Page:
__________________
dana

"the road to hell is paved with osb, mastic, pre-mixed latex 'grout' or 'thinset', "
dhagin is offline   Reply With Quote
Old 10-22-2011, 08:41 PM   #5
Houston Remodeler
Pondering retirement daily

STAR Senior Contributor

 
Houston Remodeler's Avatar
 
Join Date: Oct 2009
Location: Houston Texas
Posts: 27,445
If its a smaller area I'd do the work myself. If we are talking about a dance floor, then I'd have a granite fabricator do all the work while I was busy prepping the space. Those huge laser guided machines can cut a lot of tiles exactly the same in minutes.
__________________
Paul1

For when DIY isn't such a good idea...
Houston TX area Kitchen & Bath Remodeling


http://CabotAndRowe.com
Houston Remodeler is offline   Reply With Quote
Old 10-22-2011, 09:19 PM   #6
Tool Guy - Kg
Moderator -- Wisconsin Kitchen & Bath Remodeler
 
Tool Guy - Kg's Avatar
 
Join Date: Feb 2005
Location: Oak Creek, WI
Posts: 19,664
The problem with cutting 16" tiles down is that the slightest variation can easily result in imperfect tiles that will show up on the install. That's a very likely reason for someone not wanting to do it.

And quantity is another factor. If there's much to do, I think it's a matter of choosing the right tools. And the right tools for doing a lot of cutting is a fab shop that has equipment that is faster and more accurate than using a portable wet saw. What quantity are you talking about here?

__________________
Tonto Goldstein….. but my friends call me Bubba
Tool Guy - Kg is offline   Reply With Quote
Old 10-23-2011, 11:48 AM   #7
Jim D.
Registered User
 
Join Date: Oct 2011
Posts: 7
Sorry I didn't mention the square feet involved: it's only around 30, so it's not a big job at all. Cutting 3x6 subways from a 16x16 tile doesn't work out very well mathematically speaking, but I thought having some 3x3 pieces cut would help with finishing out some of the rows of tile.

Jim
__________________
Jim
Jim D. is offline   Reply With Quote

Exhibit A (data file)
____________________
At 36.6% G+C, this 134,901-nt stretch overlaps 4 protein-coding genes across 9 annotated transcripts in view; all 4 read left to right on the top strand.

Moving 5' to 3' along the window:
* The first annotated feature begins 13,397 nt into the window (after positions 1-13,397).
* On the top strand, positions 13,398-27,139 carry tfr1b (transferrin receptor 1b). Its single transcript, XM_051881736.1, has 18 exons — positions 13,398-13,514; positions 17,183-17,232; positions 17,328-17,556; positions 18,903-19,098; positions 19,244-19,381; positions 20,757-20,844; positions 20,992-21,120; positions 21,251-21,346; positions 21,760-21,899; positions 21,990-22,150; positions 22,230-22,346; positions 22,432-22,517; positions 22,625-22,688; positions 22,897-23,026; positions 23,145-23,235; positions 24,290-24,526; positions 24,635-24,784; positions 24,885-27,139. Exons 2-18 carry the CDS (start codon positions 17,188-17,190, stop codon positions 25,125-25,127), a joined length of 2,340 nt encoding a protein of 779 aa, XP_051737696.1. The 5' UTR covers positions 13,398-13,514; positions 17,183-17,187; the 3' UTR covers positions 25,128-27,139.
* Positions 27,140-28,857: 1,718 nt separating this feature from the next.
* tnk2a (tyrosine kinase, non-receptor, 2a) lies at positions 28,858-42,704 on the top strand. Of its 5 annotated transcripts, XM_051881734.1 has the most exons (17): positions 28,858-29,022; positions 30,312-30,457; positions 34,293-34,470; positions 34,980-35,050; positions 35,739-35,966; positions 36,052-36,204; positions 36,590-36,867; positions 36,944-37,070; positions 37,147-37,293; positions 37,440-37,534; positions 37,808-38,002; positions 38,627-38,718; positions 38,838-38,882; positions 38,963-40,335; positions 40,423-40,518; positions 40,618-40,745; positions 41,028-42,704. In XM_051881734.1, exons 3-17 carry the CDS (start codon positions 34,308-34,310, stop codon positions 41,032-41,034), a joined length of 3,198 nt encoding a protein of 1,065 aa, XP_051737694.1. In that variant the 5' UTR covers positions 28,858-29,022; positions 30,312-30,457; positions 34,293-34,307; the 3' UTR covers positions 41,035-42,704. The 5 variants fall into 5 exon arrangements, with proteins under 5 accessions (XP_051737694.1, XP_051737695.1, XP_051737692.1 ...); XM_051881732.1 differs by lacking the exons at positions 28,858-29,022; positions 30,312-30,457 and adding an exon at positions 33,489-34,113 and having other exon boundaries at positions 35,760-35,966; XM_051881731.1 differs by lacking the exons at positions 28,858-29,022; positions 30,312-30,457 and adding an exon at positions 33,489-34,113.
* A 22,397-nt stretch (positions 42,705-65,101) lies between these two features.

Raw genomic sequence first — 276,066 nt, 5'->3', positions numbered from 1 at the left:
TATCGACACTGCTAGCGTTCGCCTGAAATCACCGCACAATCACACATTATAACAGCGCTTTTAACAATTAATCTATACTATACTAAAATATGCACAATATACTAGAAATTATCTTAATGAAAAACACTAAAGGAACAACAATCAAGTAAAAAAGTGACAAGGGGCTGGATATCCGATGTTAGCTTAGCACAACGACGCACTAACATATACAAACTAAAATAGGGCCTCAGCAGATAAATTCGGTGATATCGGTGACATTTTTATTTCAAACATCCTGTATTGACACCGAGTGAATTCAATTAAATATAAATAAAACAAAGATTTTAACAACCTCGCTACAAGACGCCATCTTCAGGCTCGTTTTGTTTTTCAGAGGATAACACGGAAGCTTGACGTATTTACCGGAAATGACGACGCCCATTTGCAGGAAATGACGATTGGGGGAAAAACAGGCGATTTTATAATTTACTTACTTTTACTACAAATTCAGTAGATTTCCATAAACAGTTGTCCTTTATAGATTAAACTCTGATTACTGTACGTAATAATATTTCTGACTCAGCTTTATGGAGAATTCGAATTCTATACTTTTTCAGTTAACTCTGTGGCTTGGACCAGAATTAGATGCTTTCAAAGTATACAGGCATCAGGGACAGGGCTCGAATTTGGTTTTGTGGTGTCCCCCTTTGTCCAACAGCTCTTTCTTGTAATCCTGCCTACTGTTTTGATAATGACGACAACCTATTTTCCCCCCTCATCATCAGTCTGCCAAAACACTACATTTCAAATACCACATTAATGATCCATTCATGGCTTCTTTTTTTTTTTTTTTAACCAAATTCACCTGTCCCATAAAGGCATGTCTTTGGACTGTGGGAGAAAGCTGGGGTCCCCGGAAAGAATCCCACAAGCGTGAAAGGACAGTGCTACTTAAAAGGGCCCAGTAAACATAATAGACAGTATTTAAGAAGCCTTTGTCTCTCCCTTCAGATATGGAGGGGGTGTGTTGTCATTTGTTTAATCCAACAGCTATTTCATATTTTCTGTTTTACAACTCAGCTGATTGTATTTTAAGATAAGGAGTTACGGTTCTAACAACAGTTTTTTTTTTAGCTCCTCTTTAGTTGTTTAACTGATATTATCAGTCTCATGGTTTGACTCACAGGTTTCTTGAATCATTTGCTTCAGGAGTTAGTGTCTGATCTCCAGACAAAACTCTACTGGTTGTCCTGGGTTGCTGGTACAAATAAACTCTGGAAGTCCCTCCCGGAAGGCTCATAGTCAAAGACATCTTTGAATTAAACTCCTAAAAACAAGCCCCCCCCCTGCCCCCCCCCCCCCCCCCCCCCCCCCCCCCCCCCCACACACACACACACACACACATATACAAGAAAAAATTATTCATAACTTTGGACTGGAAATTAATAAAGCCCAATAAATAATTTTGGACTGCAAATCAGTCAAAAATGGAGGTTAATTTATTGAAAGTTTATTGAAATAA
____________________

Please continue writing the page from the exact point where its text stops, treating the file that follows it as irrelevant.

Old 10-23-2011, 05:52 PM   #8
Tool Guy - Kg
Moderator -- Wisconsin Kitchen & Bath Remodeler
 
Tool Guy - Kg's Avatar
 
Join Date: Feb 2005
Location: Oak Creek, WI
Posts: 19,664
Might not sound like much. But that's cutting 240 tiles and dressing about 700 edges.

__________________
Tonto Goldstein….. but my friends call me Bubba
Tool Guy - Kg is offline   Reply With Quote
Old 10-23-2011, 06:53 PM   #9
dhagin
builder, anti-builder, rebuilder -- Moderator
 
Join Date: Mar 2009
Location: oahu
Posts: 13,077
I'm with Kurt. If you don't want uniform tiles, and do want a larger grout line, then have your tile guy attempt to cut & dress. I'd suggest getting about 2x what you think you need if you go this route.

Me, I'd take em to a fab shop with cnc machine.
__________________
dana

"the road to hell is paved with osb, mastic, pre-mixed latex 'grout' or 'thinset', "
dhagin is offline   Reply With Quote
Reply

Stonetooling.com   Tile-Assn.com   National Gypsum Permabase


Thread Tools Search this Thread
Search this Thread:

Advanced Search

Posting Rules
You may not post new threads
You may not post replies
You may not post attachments
You may not edit your posts

BB code is On
Smilies are On
[IMG] code is On
HTML code is Off
Forum Jump

Similar Threads
Thread Thread Starter Forum Replies Last Post
Porcelain Tile - Exterior - Freeze / Slip Resistance / General Questions dwzemens Tile Forum/Advice Board 5 07-12-2011 09:07 AM
resistance tolerances msmattski Tile Forum/Advice Board 4 10-29-2010 08:12 PM
Slip-Resistance, Shower Floor Tile???? ck1995 Tile Forum/Advice Board 2 06-24-2007 12:31 PM
Grout with stain resistance not a clue Tile Forum/Advice Board 7 09-15-2005 01:46 AM
tile PEI hardness vs. chip resistance? Setter Wannabe Tile Forum/Advice Board 2 08-03-2004 06:45 PM


All times are GMT -6. The time now is 01:53 PM.


Sponsors

Powered by vBulletin® Version 3.7.4
Copyright ©2000 - 2017, Jelsoft Enterprises Ltd.
Copyright 2014 John Bridge & Associates, LLC